Jane Van Ryan
Posted November 5, 2010
In another example of overreaching, the Environmental Protection Agency (EPA) and the National Highway Traffic Safety Administration (NHTSA) have joined forces to produce the first ever greenhouse gas (GHG) emission and fuel economy standards for heavy-duty trucks and buses.
The two agencies say the new proposed rules will generate $41 billion in net savings, reduce GHG emissions by 250 million tons, and lower oil imports by 500 million with the introduction and use of 2014-2018 model year vehicles. But will they really do that?
"Although the ostensible objective of the rule is to reduce GHG emissions and oil imports, the overwhelming share of the claimed benefits (fuel savings for truckers) has nothing to do with either climate change or energy security. For example, based on the unverifiable assumption that each ton of carbon dioxide (CO2) emitted has a 'social cost' of $22.00, the agencies attribute only $2.3 billion -- about 6% -- of the rule's net benefits to its CO2 reductions and climate impact (p. 355)... The climate change 'benefit,' if any, would exist only on paper. There would be no discernible evidence of it in the real world.
"EPA's calculations (p. 284) implicitly confirm this. By 2100, the proposed GHG standards are estimated to reduce atmospheric CO2 concentration by 0.732 parts per million, which in turn is estimated to avert 0.002-0.004°C of global warming and 0.012-0.048 centimeters of sea-level rise. Such changes would be too small for scientists to distinguish from the 'noise' of natural climate variability."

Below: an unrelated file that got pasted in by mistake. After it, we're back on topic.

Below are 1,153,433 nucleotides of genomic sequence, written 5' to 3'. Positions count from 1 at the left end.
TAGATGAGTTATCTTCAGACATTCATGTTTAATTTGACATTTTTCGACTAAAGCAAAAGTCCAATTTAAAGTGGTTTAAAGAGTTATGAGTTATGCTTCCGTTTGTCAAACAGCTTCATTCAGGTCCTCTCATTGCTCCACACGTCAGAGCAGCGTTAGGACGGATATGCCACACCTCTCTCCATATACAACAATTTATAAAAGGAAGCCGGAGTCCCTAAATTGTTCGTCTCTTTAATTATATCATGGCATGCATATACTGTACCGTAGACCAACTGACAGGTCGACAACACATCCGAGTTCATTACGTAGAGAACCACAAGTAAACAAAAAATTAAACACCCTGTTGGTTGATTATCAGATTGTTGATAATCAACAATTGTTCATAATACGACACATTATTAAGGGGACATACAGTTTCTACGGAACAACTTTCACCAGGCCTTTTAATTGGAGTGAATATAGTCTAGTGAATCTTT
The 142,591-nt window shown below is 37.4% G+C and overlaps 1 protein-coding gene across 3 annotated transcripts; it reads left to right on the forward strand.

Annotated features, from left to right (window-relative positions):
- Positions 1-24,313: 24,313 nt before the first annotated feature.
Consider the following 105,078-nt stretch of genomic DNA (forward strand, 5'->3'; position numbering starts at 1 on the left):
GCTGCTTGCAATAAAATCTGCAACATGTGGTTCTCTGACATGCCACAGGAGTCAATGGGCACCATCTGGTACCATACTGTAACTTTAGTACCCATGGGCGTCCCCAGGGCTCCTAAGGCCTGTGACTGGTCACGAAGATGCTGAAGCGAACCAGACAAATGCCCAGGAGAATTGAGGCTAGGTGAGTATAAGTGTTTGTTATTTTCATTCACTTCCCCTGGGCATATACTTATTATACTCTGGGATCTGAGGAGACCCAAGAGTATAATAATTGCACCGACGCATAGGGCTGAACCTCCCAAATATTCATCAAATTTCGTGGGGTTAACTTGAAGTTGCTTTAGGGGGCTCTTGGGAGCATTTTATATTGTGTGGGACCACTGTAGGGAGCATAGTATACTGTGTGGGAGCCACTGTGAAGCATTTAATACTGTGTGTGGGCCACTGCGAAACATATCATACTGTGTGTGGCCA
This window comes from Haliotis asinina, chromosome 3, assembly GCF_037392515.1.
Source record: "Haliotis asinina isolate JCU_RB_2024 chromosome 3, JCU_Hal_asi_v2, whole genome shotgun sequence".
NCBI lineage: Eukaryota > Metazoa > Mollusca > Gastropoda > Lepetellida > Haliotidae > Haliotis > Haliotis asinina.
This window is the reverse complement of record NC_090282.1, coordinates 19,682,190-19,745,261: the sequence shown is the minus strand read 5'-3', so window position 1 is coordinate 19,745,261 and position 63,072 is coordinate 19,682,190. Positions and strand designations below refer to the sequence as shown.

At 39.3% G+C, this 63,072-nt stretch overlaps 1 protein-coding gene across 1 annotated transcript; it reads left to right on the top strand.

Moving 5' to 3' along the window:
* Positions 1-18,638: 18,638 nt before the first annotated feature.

In a news release, EPA Administrator Lisa P. Jackson says the new truck and bus rules will reduce GHG emissions, strengthen the economy, reduce costs for small businesses, reduce oil imports, and represent "another step in our work to develop a new generation of clean, fuel-efficient American vehicles." That's quite a laundry list of desired accomplishments for one regulation.
Marlo says the new truck and bus rules are based on EPA's and NHTSA's "organizational interest in exaggerating the benefits and understating the risks of fuel-economy mandates." In terms of decreasing GHG emissions or improving U.S. energy security, he calls them "an empty suit."
ABOUT THE AUTHOR
Jane Van Ryan was formerly senior communications manager and new media advisor at the American Petroleum Institute (API), where she wrote blog posts and produced podcasts and videos. Before coming to API, Jane managed communications for a large science and engineering corporation, and for a top-tier research and engineering university. A few years ago, you might have seen her in your living room when she delivered the news on television. Jane officially retired from API in 2011 and now freelances as an independent communications consultant when not gardening at her farm in Virginia.